5. ^ Wagman, M. (2003). Lost Stars: Lost, Missing, and Troublesome Stars from the Catalogues of Johannes Bayer, Nicholas-Louis de Lacaille, John Flamsteed, and Sundry Others. McDonald & Woodward Publishing Company. ISBN 978-0-939923-78-6.
  6. ^ a b c Levy 2005, p. 101.
  7. ^ Levy 2005, p. 100.
  8. ^ a b c Wilkins & Dunn 2006, p. .
  9. ^ Appletons' Journal. D. Appleton and Company. 1873. pp. 818–.
  10. ^ Makemson 1941, p. 201.
  11. ^ Makemson 1941, p. 198.
  12. ^ Makemson 1941, p. 229.
  13. ^ Makemson 1941, p. 217.
  14. ^ Makemson 1941, p. 218.
  15. ^ Stellarium 0.16.0, setting time to that year.
Secondary sources
  • Levy, David H. (2005). Deep Sky Objects. Prometheus Books. ISBN 978-1-59102-361-6.
  • Makemson, Maud Worcester (1941). The Morning Star Rises: an account of Polynesian astronomy. Yale University Press.
  • Ridpath, Ian; Tirion, Will (2007) [2001]. Stars and Planets Guide. Princeton University Press. ISBN 978-0-691-08913-3.
  • Wilkins, Jamie; Dunn, Robert (2006). 300 Astronomical Objects: A Visual Reference to the Universe (1st ed.). Buffalo, New York: Firefly Books. ISBN 978-1-55407-175-3.

External links

Media related to Carina (constellation) at Wikimedia Commons

Coordinates: Sky map 9h 00m 00s, −60° 00′ 00″

AXP 1E 1048-59

Anomalous X-ray pulsar (AXP) 1E 1048.1-5937 was the first AXP ever observed to emit an SGR-like X-ray burst. It is also the closest magnetar to Earth.

Carina Dwarf Spheroidal Galaxy

The Carina Dwarf Spheroidal Galaxy is a dwarf galaxy in the Carina constellation. It was discovered in 1977 with the UK Schmidt Telescope by Cannon et al. The Carina Dwarf Spheroidal galaxy is a satellite galaxy of the Milky Way and is receding from it at 230 km/s. The diameter of the galaxy is about 1600 light-years, which is 75 times smaller than the Milky Way. Most of the stars in the galaxy formed 7 billion years ago, although it also experienced bursts of star formation about 13 and 3 billion years ago. It is also being tidally disrupted by the Milky Way galaxy.

Carina OB2

Carina OB2 is a giant OB association in the constellation Carina. It contains anywhere from 91 to 157 stars, many of which are hot blue stars of spectral types B and O. It is located 3.1 kiloparsecs distant and is around 4 million years old.

D Carinae

The Bayer designations d Carinae and D Carinae are distinct.

for d Carinae, see V343 Carinae

for D Carinae, see HR 3159

HD 61248

Q Carinae (Q Car) is a star in the constellation Carina.

Q Carinae is an orange K-type giant with an apparent magnitude of +4.93. It is approximately 394 light years from Earth.

HD 79447

HD 79447, also known as i Carinae (i Car) is a star in the constellation Carina. It is a blue-white B-type giant with an apparent magnitude of +3.96 and is approximately 499 light years from Earth.

HD 81101

HD 81101, also known as k Carinae (k Car), is a star in the constellation Carina.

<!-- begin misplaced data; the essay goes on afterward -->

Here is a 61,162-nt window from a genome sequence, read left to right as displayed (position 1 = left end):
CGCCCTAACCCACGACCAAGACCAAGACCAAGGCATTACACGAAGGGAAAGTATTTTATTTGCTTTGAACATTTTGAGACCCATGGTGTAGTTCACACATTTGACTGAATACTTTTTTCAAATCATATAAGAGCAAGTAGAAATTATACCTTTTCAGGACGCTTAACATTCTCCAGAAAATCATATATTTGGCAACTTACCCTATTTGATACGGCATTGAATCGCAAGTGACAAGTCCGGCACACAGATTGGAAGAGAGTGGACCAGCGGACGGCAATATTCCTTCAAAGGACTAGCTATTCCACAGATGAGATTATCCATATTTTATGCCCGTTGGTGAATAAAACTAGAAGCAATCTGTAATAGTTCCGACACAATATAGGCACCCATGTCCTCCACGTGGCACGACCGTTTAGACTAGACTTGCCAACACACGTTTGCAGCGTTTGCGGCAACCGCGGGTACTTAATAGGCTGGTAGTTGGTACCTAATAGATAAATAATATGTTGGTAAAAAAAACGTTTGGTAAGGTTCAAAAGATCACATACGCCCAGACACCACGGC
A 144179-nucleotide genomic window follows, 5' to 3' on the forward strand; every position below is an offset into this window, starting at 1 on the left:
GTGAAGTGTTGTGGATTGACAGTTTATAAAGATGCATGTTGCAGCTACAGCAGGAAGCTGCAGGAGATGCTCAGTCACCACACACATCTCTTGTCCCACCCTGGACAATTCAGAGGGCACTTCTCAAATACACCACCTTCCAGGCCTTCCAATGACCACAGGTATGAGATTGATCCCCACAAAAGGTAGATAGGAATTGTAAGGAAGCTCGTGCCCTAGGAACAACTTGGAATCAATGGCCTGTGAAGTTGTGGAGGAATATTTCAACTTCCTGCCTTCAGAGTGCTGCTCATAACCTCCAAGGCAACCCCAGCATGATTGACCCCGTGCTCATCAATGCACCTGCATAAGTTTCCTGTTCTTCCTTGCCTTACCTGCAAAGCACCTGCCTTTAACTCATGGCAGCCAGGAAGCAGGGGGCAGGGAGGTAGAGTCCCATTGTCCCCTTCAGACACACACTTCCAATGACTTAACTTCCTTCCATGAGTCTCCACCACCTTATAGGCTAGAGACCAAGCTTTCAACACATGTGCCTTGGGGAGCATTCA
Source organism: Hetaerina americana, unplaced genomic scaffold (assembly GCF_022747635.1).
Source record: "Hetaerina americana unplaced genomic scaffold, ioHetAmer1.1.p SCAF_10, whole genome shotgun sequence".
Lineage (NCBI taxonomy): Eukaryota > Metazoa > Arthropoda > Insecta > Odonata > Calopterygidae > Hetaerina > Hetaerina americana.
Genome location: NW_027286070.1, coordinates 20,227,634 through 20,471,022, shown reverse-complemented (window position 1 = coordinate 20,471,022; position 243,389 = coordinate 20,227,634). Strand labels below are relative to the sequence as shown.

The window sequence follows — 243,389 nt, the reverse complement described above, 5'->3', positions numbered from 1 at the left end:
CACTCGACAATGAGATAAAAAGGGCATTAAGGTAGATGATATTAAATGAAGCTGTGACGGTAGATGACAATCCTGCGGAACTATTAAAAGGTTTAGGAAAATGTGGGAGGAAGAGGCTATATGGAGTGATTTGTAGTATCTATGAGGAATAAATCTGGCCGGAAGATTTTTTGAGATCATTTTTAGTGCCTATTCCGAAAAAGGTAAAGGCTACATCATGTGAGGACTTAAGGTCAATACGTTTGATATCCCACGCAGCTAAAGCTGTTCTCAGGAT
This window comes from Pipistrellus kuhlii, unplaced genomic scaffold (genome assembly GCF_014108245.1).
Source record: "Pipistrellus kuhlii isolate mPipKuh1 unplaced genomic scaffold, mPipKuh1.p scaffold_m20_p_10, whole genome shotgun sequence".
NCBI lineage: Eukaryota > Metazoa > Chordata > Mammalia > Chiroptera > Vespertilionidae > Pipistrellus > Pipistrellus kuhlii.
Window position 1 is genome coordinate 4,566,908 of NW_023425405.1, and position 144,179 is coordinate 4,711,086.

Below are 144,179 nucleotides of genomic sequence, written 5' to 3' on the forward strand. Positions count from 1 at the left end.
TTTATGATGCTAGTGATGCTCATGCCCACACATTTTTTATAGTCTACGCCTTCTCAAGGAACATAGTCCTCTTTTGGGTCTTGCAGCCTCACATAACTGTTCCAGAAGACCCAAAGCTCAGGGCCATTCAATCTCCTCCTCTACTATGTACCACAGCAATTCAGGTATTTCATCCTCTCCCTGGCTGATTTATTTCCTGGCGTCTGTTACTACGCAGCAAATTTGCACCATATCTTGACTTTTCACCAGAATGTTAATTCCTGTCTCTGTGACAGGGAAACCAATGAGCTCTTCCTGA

k Carinae is a yellow G-type giant with an apparent magnitude of +4.79. It is approximately 223 light years from Earth.

HD 83944

HD 83944, also called m Carinae (m Car), is a star in the constellation Carina.

m Carinae is a blue-white B-type subgiant with an apparent magnitude of +4.51. It is approximately 224 light years from Earth.

HR 3643

HR 3643 (G Car) is a star in the constellation Carina. It is a yellow-white F-type bright giant with an apparent magnitude of +4.47 and is approximately 454 light years from Earth.

IC 2220

IC 2220, also known as the Toby Jug Nebula, is a reflection nebula located 1200 light years away in the southern constellation of Carina.

IC 2448

IC 2448 is an elliptical planetary nebula in the constellation of Carina. It lies near the bright star Beta Carinae, and the southern Carina can be explored in the months of autumn in the southern hemisphere.

Mystic Mountain

Mystic Mountain is a photograph and a term for a region in the Carina Nebula imaged by the Hubble Space Telescope. The view was captured by the then-new Wide Field Camera 3, though the region was also viewed by the previous generation instrument. The new view celebrated the telescope's 20th anniversary of being in space in 2010. Mystic Mountain contains multiple Herbig-Haro objects where nascent stars are firing off jets of gas which interact with surrounding clouds of gas and dust.This region is about 7,500 light-years (2,300 pc) away from Earth. The pillar measures around three light-years in height (190,000 astronomical units).

NGC 2516

NGC 2516 is an open star cluster in the southern sky in the constellation Carina discovered by Abbe Lacaille in 1751-1752. It is also called Southern Beehive or the Sprinter.

NGC 3059

NGC 3059 is a barred spiral galaxy. It is located in the constellation of Carina. The galaxy can be described as being faint, large, and irregularly round. It was discovered on February 22, 1835 by John Herschel.

NGC 3199

NGC 3199 is a emission nebula in the constellation Carina. The object was discovered in 1826 by the Scottish astronomer James Dunlop. It is a bow shock around the central star, WR 18, a Wolf–Rayet star.

NGC 3293

NGC 3293 is an open cluster in the Carina constellation. It was discovered by Nicolas-Louis de Lacaille in 1751.

It consists of more than 100 stars brighter than 14th magnitude in a 10 arc minute field, the brightest of which are blue supergiants of apparent magnitude 6.5 and 6.7. There is also a 7th magnitude pulsating red supergiant, V361 Carinae.

OGLE-TR-182

OGLE-TR-182 is a dim magnitude 17 star far off in the constellation Carina at a distance of approximately 12,700 light years.

S Carinae

The Bayer designations S Carinae and s Carinae are distinct. Due to technical limitations, both designations link here. For the star

S Carinae or HD 88366

s Carinae or HD 90853

U Carinae

The Bayer designations U Carinae and u Carinae are distinct. Due to technical limitations, both designations link here. For the star

U Carinae or HD 95109

u Carinae or HD 94510

Carina constellation
Stars
(list)
Star
clusters
Nebulae
Galaxies
Galaxy
clusters
Other
Constellation history